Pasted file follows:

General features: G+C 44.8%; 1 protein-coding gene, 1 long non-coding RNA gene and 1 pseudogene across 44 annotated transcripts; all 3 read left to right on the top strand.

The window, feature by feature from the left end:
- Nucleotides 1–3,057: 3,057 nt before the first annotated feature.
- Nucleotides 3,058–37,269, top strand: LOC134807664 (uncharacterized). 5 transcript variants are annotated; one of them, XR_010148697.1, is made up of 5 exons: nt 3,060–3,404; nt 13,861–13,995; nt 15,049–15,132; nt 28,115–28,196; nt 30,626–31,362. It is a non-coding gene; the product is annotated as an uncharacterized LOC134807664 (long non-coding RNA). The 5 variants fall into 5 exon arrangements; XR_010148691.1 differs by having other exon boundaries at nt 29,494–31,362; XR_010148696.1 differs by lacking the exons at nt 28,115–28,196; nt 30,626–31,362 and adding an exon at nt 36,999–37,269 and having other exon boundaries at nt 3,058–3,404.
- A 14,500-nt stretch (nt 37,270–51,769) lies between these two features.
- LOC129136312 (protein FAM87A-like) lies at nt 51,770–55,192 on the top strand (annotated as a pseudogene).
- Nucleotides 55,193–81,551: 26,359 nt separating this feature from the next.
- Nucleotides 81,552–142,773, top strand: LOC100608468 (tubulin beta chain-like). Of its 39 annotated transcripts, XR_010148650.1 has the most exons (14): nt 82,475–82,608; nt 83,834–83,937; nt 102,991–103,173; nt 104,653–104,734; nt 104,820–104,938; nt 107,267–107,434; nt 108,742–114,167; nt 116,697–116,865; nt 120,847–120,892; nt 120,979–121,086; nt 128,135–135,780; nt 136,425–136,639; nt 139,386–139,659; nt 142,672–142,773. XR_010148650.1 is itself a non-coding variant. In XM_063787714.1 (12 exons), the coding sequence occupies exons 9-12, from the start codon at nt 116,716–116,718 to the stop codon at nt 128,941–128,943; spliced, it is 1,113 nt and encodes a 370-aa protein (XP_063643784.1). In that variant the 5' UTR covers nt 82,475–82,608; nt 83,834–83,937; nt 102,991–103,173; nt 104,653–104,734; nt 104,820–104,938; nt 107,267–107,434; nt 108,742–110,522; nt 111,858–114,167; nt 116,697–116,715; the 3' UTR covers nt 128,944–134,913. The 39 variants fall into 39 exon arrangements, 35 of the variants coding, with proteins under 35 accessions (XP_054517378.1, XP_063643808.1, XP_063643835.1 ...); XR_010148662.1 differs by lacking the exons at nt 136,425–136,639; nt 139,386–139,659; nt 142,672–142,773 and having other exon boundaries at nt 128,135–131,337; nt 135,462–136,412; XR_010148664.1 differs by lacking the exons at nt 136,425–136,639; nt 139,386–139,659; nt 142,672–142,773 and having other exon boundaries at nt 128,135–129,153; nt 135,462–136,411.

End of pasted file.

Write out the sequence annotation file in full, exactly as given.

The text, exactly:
General features: G+C 44.8%; 1 protein-coding gene, 1 long non-coding RNA gene and 1 pseudogene across 44 annotated transcripts; all 3 read left to right on the top strand.

The window, feature by feature from the left end:
- Nucleotides 1–3,057: 3,057 nt before the first annotated feature.
- Nucleotides 3,058–37,269, top strand: LOC134807664 (uncharacterized). 5 transcript variants are annotated; one of them, XR_010148697.1, is made up of 5 exons: nt 3,060–3,404; nt 13,861–13,995; nt 15,049–15,132; nt 28,115–28,196; nt 30,626–31,362. It is a non-coding gene; the product is annotated as an uncharacterized LOC134807664 (long non-coding RNA). The 5 variants fall into 5 exon arrangements; XR_010148691.1 differs by having other exon boundaries at nt 29,494–31,362; XR_010148696.1 differs by lacking the exons at nt 28,115–28,196; nt 30,626–31,362 and adding an exon at nt 36,999–37,269 and having other exon boundaries at nt 3,058–3,404.
- A 14,500-nt stretch (nt 37,270–51,769) lies between these two features.
- LOC129136312 (protein FAM87A-like) lies at nt 51,770–55,192 on the top strand (annotated as a pseudogene).
- Nucleotides 55,193–81,551: 26,359 nt separating this feature from the next.
- Nucleotides 81,552–142,773, top strand: LOC100608468 (tubulin beta chain-like). Of its 39 annotated transcripts, XR_010148650.1 has the most exons (14): nt 82,475–82,608; nt 83,834–83,937; nt 102,991–103,173; nt 104,653–104,734; nt 104,820–104,938; nt 107,267–107,434; nt 108,742–114,167; nt 116,697–116,865; nt 120,847–120,892; nt 120,979–121,086; nt 128,135–135,780; nt 136,425–136,639; nt 139,386–139,659; nt 142,672–142,773. XR_010148650.1 is itself a non-coding variant. In XM_063787714.1 (12 exons), the coding sequence occupies exons 9-12, from the start codon at nt 116,716–116,718 to the stop codon at nt 128,941–128,943; spliced, it is 1,113 nt and encodes a 370-aa protein (XP_063643784.1). In that variant the 5' UTR covers nt 82,475–82,608; nt 83,834–83,937; nt 102,991–103,173; nt 104,653–104,734; nt 104,820–104,938; nt 107,267–107,434; nt 108,742–110,522; nt 111,858–114,167; nt 116,697–116,715; the 3' UTR covers nt 128,944–134,913. The 39 variants fall into 39 exon arrangements, 35 of the variants coding, with proteins under 35 accessions (XP_054517378.1, XP_063643808.1, XP_063643835.1 ...); XR_010148662.1 differs by lacking the exons at nt 136,425–136,639; nt 139,386–139,659; nt 142,672–142,773 and having other exon boundaries at nt 128,135–131,337; nt 135,462–136,412; XR_010148664.1 differs by lacking the exons at nt 136,425–136,639; nt 139,386–139,659; nt 142,672–142,773 and having other exon boundaries at nt 128,135–129,153; nt 135,462–136,411.